Microsoft’s new “Blackberry” package for Windows Mobile 5.0

Microsoft’s new “Blackberry” package for Windows Mobile 5.0


Microsoft has released a new feature pack for Windows Mobile 5.0, it provides business users with Direct Push Technology for messaging and enhanced security features.

The technology allows for business users to keep their Outlook Mobile up to date by directly delivering information to a Windows Mobile-based device from an Exchange Server. This will reduce the cost of requiring businesses to pay for expensive servers or middleware.

Direct Push technology will give access to Outlook e-mail, calendar, contacts and recently added support for Tasks. These can be pushed to the Windows Mobile device from the connection to the Exchange Server. Similar to a service that Blackberry users have cheerfully been using for years.

IT professionals can manage Windows Mobile-based devices the same way they manage PCs and servers through new features that support remotely enforced IT policies. For example, IT administrators can mandate a password to be set for every device and set recommended and mandatory policies, as well as set exception lists for users to be exempt from these policies.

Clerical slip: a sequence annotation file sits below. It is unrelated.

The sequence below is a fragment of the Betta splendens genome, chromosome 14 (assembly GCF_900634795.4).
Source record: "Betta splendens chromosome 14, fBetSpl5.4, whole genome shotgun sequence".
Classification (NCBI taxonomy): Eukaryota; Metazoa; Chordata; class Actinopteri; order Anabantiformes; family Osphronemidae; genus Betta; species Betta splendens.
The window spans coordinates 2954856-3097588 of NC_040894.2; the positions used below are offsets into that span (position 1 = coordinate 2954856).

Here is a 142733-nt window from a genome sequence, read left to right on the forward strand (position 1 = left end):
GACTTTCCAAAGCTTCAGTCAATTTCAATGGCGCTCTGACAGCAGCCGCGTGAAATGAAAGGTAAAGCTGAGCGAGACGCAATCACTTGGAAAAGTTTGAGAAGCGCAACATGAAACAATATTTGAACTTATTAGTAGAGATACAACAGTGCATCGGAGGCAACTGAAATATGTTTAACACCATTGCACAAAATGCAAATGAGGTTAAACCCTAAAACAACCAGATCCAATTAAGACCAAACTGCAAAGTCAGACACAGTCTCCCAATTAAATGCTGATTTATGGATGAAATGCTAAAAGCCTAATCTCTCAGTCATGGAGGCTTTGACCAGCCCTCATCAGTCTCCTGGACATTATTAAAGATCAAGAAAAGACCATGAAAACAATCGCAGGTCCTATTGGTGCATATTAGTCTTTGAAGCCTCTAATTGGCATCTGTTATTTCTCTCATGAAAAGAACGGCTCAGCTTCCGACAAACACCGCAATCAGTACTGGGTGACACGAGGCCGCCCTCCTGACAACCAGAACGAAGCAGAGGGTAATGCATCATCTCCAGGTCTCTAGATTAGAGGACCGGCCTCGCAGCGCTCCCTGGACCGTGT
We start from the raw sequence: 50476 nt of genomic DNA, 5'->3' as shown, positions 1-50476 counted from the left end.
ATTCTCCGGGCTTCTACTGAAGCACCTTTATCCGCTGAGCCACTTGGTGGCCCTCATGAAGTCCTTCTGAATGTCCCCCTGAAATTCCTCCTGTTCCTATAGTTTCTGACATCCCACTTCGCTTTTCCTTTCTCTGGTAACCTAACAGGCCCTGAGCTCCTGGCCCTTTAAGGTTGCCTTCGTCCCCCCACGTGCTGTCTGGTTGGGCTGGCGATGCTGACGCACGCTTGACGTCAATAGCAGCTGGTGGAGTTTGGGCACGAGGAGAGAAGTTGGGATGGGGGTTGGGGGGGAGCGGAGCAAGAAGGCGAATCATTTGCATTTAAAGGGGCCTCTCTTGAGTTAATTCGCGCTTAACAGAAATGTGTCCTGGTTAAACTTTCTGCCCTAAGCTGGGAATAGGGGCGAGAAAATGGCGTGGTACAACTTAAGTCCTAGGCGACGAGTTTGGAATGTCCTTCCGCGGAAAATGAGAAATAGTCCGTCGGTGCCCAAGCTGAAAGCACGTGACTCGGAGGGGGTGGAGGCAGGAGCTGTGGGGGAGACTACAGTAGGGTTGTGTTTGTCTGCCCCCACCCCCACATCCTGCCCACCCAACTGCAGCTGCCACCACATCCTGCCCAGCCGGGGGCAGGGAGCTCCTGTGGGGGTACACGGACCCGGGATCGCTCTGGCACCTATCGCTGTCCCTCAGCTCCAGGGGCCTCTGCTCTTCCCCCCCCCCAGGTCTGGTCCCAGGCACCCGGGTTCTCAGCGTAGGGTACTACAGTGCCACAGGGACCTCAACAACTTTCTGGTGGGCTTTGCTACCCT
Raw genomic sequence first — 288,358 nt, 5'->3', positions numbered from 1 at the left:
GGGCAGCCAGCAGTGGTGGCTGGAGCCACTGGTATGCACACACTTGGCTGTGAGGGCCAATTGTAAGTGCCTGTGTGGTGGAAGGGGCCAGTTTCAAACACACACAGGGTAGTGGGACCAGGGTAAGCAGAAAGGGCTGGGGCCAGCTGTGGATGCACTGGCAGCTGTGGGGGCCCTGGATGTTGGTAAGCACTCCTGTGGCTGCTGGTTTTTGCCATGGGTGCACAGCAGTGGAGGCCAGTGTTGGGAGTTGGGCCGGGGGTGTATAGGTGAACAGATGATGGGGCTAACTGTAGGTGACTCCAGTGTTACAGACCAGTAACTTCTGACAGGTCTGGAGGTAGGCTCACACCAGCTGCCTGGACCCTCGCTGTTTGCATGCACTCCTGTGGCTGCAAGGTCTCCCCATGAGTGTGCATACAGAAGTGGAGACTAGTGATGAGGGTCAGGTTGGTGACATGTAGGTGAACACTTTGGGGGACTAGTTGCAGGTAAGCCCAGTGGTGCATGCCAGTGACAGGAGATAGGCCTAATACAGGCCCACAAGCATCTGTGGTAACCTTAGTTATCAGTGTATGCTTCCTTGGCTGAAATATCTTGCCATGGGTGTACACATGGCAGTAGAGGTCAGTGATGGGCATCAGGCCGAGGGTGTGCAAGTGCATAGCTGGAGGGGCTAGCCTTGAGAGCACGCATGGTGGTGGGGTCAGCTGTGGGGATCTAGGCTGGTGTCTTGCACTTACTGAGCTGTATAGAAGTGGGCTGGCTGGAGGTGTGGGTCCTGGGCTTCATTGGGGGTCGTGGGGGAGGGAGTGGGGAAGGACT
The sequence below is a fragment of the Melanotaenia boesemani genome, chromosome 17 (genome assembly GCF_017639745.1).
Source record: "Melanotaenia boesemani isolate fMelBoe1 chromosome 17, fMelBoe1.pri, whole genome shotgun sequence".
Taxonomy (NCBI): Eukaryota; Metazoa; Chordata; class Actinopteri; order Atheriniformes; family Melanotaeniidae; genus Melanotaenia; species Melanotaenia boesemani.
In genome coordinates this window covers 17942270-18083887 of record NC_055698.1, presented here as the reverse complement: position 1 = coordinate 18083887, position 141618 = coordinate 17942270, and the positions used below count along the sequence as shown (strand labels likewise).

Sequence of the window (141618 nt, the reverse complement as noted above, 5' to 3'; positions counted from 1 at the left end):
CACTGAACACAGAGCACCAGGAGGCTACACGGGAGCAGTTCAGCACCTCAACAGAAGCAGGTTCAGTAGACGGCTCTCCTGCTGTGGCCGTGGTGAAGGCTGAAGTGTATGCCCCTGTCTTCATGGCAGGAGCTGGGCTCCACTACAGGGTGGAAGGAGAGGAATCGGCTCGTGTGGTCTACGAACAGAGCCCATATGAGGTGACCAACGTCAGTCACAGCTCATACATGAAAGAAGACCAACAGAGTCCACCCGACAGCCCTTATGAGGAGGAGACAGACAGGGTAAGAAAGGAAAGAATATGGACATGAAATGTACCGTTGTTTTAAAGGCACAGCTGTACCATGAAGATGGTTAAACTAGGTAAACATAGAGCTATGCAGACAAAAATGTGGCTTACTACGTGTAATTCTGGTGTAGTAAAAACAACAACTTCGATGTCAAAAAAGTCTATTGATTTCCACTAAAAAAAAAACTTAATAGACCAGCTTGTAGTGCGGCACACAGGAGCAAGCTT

The ability to remove all information from a device, over the air, and reset a device to its original state no matter where that device is. IT administrators will have great access to manage sensitive information on a misplaced Windows Mobile-based device. In addition, the administrator can choose to have the local memory on a device erased if the correct password is not entered after a designated number of attempts.

Native support for new certificate-based authentication has been setup, a leading security request from partners, utilizes industry security standards to enable users to gain access to their corporate network, without using a separate password, and eliminates the need to store corporate login credentials on the device.

Outlook data sent between Exchange Server and a Windows Mobile-based devices are significantly compressed. This will enable faster transfers and synchronizations of data. Microsoft conducted tests which resulted in network bandwidth savings between 35 percent and 50 percent.